DOI 10.1016/j.orcp.2013.09.004
Citations Scopus - 5Web of Science - 5
Co-authors Myles Young, Robin Callister, Melinda Hutchesson, Philip Morgan, Clare Collins
2013 Jensen ME, Wood LG, Williams RB, Collins CE, 'Associations between sleep, dietary intake and physical activity in children: systematic review', JBI Database of Systematic Reviews and Implementation Reports, 11 227-262 (2013) [C1]
Co-authors Lisa Wood, Clare Collins
2013 Al-jadani HM, Patterson A, Sibbritt D, Hutchesson MJ, Jensen ME, Collins CE, 'Diet quality, measured by fruit and vegetable intake, predicts weight change in young women.', Journal of Obesity, 2013 (2013) [C1]
DOI 10.1155/2013/525161
Citations Scopus - 20
Co-authors Amanda Patterson, Melinda Hutchesson, Clare Collins
2013 Jensen ME, Gibson PG, Collins CE, Wood LG, 'Airway and systemic inflammation in obese children with asthma', EUROPEAN RESPIRATORY JOURNAL, 42 1012-1019 (2013) [C1]
DOI 10.1183/09031936.00124912
Citations Scopus - 32Web of Science - 25
Co-authors Peter Gibson, Lisa Wood, Clare Collins
2013 Jensen ME, Gibson PG, Collins CE, Hilton JM, Wood LG, 'Diet-induced weight loss in obese children with asthma: a randomized controlled trial', CLINICAL AND EXPERIMENTAL ALLERGY, 43 775-784 (2013) [C1]
DOI 10.1111/cea.12115
Citations Scopus - 33Web of Science - 32
Co-authors Peter Gibson, Lisa Wood, Clare Collins
2013 Jensen ME, Gibson PG, Collins CE, Hilton JM, Latham-Smith F, Wood LG, 'Increased sleep latency and reduced sleep duration in children with asthma', SLEEP AND BREATHING, 17 281-287 (2013) [C1]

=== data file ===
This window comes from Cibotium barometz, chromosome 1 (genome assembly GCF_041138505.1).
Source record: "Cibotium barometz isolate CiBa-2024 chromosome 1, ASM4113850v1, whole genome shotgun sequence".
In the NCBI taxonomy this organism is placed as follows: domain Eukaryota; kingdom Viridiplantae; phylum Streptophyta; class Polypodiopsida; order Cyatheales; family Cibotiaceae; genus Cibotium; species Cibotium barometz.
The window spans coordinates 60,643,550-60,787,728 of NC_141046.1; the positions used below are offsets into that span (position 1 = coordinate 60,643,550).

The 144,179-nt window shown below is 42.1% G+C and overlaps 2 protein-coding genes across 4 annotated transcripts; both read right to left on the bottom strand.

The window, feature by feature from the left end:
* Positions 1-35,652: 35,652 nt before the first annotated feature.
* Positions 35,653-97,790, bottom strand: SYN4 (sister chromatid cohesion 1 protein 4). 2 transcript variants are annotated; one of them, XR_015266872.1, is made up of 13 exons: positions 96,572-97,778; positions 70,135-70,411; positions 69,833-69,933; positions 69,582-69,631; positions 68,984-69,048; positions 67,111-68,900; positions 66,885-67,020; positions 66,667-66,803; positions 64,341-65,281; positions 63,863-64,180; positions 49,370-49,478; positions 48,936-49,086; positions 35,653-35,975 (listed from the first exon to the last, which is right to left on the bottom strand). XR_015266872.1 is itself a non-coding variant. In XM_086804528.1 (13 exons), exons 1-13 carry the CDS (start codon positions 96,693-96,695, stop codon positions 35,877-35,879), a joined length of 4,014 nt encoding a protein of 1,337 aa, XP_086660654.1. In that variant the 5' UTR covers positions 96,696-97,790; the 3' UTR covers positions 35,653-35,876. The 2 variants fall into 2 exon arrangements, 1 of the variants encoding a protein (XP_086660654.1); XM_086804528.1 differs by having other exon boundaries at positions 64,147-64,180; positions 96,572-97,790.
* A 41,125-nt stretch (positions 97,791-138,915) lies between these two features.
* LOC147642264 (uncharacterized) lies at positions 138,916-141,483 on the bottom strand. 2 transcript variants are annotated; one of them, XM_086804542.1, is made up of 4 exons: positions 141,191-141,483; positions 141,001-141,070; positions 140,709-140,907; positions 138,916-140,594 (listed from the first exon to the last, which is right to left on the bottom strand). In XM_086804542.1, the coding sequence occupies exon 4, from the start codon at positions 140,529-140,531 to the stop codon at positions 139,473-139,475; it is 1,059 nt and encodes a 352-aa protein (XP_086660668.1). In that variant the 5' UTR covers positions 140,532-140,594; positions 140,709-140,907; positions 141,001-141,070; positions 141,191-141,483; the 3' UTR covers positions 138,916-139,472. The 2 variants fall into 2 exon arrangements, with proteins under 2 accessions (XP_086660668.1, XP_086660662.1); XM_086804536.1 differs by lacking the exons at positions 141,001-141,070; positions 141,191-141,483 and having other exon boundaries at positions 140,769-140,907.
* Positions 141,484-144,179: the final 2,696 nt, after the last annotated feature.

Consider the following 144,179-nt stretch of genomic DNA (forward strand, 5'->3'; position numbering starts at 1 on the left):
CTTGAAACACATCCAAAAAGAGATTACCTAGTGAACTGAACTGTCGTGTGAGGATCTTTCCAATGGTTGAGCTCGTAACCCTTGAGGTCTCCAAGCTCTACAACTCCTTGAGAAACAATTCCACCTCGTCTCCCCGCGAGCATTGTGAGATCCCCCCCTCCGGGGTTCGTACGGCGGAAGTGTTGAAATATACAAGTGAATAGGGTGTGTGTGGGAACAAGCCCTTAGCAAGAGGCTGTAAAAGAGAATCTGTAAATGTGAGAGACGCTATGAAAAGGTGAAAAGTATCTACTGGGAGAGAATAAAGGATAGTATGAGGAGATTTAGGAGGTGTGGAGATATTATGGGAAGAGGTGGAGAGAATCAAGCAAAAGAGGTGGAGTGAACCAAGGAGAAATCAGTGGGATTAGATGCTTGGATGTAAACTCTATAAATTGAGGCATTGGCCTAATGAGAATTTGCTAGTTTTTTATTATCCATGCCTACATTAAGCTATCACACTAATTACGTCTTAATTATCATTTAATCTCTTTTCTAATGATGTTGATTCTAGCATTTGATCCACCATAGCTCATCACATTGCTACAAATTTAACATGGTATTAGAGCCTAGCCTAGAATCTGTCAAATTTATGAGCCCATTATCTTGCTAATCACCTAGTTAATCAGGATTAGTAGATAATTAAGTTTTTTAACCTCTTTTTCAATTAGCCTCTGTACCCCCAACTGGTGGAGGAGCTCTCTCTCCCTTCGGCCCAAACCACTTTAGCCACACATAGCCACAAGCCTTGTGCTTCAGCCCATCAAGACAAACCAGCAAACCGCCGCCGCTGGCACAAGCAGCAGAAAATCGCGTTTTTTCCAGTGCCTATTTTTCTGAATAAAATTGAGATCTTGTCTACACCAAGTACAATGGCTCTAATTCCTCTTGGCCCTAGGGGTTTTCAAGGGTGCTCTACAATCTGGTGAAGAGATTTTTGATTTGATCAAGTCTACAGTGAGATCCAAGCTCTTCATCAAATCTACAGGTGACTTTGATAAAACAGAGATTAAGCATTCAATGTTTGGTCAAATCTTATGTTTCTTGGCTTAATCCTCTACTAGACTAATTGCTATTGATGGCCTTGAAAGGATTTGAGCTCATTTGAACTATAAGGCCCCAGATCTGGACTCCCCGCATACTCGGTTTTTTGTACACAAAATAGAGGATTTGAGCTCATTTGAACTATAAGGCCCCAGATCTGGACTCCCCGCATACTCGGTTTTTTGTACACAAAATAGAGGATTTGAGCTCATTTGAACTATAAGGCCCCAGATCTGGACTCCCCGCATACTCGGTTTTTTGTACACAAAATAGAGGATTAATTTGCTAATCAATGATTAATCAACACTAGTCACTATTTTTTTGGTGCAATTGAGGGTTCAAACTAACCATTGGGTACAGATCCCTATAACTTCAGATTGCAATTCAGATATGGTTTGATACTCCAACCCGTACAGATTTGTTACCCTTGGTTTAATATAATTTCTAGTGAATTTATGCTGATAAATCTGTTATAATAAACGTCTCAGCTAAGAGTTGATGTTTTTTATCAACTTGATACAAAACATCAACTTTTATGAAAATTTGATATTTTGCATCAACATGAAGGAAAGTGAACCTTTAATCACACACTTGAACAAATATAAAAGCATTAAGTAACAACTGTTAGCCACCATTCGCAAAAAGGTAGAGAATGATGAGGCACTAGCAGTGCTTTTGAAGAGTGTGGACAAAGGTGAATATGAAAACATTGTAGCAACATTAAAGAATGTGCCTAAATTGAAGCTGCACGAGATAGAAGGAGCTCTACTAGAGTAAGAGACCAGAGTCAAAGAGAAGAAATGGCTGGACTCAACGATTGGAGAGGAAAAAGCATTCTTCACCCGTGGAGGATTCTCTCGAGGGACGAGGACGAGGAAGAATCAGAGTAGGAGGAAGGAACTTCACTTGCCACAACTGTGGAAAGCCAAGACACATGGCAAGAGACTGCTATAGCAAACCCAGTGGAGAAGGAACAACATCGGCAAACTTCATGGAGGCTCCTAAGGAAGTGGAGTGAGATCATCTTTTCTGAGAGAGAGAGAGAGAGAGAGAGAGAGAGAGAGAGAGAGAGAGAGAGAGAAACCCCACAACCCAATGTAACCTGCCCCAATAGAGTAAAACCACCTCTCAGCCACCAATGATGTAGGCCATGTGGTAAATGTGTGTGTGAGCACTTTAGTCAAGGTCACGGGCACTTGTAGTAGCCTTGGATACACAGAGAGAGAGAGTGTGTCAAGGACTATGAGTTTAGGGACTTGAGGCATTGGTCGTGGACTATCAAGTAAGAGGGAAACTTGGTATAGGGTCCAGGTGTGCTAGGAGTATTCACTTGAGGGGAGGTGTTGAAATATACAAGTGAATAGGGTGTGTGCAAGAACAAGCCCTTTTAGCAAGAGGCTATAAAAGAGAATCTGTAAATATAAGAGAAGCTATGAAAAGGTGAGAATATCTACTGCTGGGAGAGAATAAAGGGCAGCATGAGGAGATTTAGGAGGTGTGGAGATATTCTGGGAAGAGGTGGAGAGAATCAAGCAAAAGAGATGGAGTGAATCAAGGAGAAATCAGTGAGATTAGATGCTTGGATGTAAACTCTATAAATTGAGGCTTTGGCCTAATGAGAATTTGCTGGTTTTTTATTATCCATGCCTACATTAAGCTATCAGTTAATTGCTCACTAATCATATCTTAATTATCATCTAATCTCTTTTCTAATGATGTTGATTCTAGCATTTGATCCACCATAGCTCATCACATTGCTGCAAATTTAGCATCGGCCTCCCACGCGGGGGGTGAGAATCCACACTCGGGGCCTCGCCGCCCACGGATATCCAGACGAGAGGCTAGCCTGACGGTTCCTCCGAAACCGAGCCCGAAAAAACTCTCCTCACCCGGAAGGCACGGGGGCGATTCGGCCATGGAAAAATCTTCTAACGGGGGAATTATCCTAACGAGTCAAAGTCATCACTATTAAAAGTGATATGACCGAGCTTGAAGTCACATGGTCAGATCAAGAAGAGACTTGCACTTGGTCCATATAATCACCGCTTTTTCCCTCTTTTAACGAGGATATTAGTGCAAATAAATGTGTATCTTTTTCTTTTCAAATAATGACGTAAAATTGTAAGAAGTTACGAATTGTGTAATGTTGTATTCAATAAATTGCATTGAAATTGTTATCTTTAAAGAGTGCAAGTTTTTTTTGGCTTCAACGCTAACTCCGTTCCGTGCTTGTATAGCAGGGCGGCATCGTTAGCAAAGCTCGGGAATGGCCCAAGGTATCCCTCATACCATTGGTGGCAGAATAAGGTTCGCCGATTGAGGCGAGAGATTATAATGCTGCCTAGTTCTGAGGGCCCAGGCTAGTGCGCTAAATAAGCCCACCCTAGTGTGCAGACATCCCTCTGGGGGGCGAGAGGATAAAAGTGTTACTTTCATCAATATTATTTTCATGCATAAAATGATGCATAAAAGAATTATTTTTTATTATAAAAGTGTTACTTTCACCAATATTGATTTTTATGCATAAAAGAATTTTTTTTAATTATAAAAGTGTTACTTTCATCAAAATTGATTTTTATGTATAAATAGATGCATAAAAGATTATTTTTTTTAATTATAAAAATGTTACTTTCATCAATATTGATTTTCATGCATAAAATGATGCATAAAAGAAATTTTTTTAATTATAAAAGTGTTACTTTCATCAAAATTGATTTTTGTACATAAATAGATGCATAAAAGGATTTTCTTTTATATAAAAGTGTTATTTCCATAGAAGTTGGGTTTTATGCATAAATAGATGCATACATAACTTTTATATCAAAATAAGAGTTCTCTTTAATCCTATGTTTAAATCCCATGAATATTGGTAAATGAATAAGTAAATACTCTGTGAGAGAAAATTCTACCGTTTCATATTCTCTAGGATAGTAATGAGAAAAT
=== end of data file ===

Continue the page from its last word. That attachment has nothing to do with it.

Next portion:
DOI 10.1007/s11325-012-0687-1
Citations Scopus - 10Web of Science - 8
Co-authors Peter Gibson, Lisa Wood, Clare Collins
2013 Ho M, Jensen ME, Burrows T, Neve M, Garnett SP, Baur L, et al., 'Best practice dietetic management of overweight and obese children and adolescents: a 2010 update of a systematic review', JBI Database of Systematic Reviews and Implementation Reports, 11 190-293 (2013)
DOI 10.11124/jbisrir-2013-890
Co-authors Melinda Hutchesson
2013 Collins CE, Jensen ME, Young MD, Callister R, Plotnikoff RC, Morgan PJ, 'Improvement in erectile function following weight loss in obese men: The SHED-IT randomized controlled trial', Obesity Research and Clinical Practice, 7 (2013) [C1]
DOI 10.1016/j.orcp.2013.07.004
Citations Scopus - 4Web of Science - 3
Co-authors Robin Callister, Ron Plotnikoff, Clare Collins, Philip Morgan, Myles Young
2012 Jensen ME, Wood LG, Gibson PG, 'Obesity and childhood asthma - Mechanisms and manifestations', Current Opinion in Allergy and Clinical Immunology, 12 186-192 (2012) [C1]
Citations Scopus - 38Web of Science - 35
Co-authors Peter Gibson, Lisa Wood
2011 Jensen ME, Collins CE, Gibson PG, Wood LG, 'The obesity phenotype in children with asthma', Paediatric Respiratory Reviews, 12 152-159 (2011) [C1]
DOI 10.1016/j.prrv.2011.01.009
Citations Scopus - 24Web of Science - 29
Co-authors Lisa Wood, Peter Gibson, Clare Collins
2011 Jensen ME, Collins CE, Latham N, Wood LG, 'Associations between Sleep Architecture, Dietary Intake and Physical Activity in Children: A Systematic Review. (Protocol)', JBI Library of Systematic Reviews, 9 S37-S51 (2011)
Co-authors Lisa Wood, Clare Collins
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Conference (15 outputs)

Year Citation Altmetrics Link
2016 Jensen ME, Camargo CA, Gibson PG, Mattes J, Murphy VE, 'Maternal Serum Ditamin D Levels \= 75nmol/l During Pregnancy Are Associated With Fewer Adverse Respiratory Outcomes In Infants At 12 Months Of Age', AMERICAN JOURNAL OF RESPIRATORY AND CRITICAL CARE MEDICINE (2016)
Co-authors Peter Gibson, Vanessa Murphy, Joerg Mattes